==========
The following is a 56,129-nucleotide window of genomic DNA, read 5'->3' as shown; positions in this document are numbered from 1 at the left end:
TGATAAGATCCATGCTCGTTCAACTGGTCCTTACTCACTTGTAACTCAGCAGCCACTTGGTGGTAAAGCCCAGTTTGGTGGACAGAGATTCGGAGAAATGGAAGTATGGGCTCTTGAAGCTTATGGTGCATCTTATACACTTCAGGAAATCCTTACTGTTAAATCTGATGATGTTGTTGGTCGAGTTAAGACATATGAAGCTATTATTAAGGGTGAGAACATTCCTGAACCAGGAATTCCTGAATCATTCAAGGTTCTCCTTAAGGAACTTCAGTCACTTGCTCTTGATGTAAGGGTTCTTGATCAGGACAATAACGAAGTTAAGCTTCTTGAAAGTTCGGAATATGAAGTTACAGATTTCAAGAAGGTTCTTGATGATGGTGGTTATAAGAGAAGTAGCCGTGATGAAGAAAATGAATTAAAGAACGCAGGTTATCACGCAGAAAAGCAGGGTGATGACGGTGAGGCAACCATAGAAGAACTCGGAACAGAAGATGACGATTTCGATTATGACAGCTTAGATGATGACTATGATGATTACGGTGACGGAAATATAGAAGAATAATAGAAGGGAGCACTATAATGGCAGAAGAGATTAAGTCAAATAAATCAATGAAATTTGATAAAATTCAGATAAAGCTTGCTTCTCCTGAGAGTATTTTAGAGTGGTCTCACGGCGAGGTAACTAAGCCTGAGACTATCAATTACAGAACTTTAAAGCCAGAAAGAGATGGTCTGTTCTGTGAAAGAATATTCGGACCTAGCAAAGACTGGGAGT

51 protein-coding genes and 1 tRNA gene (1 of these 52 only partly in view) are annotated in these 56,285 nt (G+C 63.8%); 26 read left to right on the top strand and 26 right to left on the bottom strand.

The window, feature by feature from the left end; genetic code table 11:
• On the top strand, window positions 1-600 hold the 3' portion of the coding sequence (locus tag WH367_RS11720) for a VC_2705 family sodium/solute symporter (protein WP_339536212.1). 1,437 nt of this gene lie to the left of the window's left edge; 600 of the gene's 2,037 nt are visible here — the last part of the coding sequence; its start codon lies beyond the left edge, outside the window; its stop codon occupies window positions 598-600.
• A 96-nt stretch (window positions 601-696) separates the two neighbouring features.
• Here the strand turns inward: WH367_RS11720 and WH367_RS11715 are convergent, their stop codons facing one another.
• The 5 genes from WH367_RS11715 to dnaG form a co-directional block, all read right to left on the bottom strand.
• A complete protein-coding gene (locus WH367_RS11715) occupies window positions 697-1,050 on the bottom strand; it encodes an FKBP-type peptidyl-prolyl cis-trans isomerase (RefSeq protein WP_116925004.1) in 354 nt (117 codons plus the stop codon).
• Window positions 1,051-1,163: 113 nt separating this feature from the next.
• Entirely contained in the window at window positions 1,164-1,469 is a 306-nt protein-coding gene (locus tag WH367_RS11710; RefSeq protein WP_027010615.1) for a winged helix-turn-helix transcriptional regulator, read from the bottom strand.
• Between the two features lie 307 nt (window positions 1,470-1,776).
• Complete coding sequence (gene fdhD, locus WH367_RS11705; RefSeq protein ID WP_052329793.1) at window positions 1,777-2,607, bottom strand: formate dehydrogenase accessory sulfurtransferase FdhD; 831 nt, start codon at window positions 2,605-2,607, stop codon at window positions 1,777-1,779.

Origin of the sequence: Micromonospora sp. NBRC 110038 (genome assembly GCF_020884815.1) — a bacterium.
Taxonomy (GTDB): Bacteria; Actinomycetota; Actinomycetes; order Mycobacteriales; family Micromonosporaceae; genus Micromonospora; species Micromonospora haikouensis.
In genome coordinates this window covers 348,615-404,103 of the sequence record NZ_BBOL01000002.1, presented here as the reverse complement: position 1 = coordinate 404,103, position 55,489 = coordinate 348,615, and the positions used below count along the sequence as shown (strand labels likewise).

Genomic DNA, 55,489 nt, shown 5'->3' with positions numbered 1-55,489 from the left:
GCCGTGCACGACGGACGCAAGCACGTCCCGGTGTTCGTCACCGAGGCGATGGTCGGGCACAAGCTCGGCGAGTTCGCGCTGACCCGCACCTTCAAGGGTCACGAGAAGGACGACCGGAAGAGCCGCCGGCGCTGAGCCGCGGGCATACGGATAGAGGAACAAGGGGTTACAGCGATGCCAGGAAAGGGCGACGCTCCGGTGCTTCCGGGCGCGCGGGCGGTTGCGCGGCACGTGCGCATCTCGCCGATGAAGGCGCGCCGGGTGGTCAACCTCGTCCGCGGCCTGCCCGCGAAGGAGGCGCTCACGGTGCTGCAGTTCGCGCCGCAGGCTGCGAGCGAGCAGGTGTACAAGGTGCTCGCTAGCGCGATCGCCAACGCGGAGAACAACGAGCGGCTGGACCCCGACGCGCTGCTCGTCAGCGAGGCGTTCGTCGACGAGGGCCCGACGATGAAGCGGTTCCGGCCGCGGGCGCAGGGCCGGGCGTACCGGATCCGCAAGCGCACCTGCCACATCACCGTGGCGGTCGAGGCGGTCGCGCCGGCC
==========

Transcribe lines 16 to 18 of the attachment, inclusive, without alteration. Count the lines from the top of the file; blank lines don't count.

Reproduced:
In genome coordinates this window covers 348,615-404,103 of the sequence record NZ_BBOL01000002.1, presented here as the reverse complement: position 1 = coordinate 404,103, position 55,489 = coordinate 348,615, and the positions used below count along the sequence as shown (strand labels likewise).

Genomic DNA, 55,489 nt, shown 5'->3' with positions numbered 1-55,489 from the left:
GCCGTGCACGACGGACGCAAGCACGTCCCGGTGTTCGTCACCGAGGCGATGGTCGGGCACAAGCTCGGCGAGTTCGCGCTGACCCGCACCTTCAAGGGTCACGAGAAGGACGACCGGAAGAGCCGCCGGCGCTGAGCCGCGGGCATACGGATAGAGGAACAAGGGGTTACAGCGATGCCAGGAAAGGGCGACGCTCCGGTGCTTCCGGGCGCGCGGGCGGTTGCGCGGCACGTGCGCATCTCGCCGATGAAGGCGCGCCGGGTGGTCAACCTCGTCCGCGGCCTGCCCGCGAAGGAGGCGCTCACGGTGCTGCAGTTCGCGCCGCAGGCTGCGAGCGAGCAGGTGTACAAGGTGCTCGCTAGCGCGATCGCCAACGCGGAGAACAACGAGCGGCTGGACCCCGACGCGCTGCTCGTCAGCGAGGCGTTCGTCGACGAGGGCCCGACGATGAAGCGGTTCCGGCCGCGGGCGCAGGGCCGGGCGTACCGGATCCGCAAGCGCACCTGCCACATCACCGTGGCGGTCGAGGCGGTCGCGCCGGCC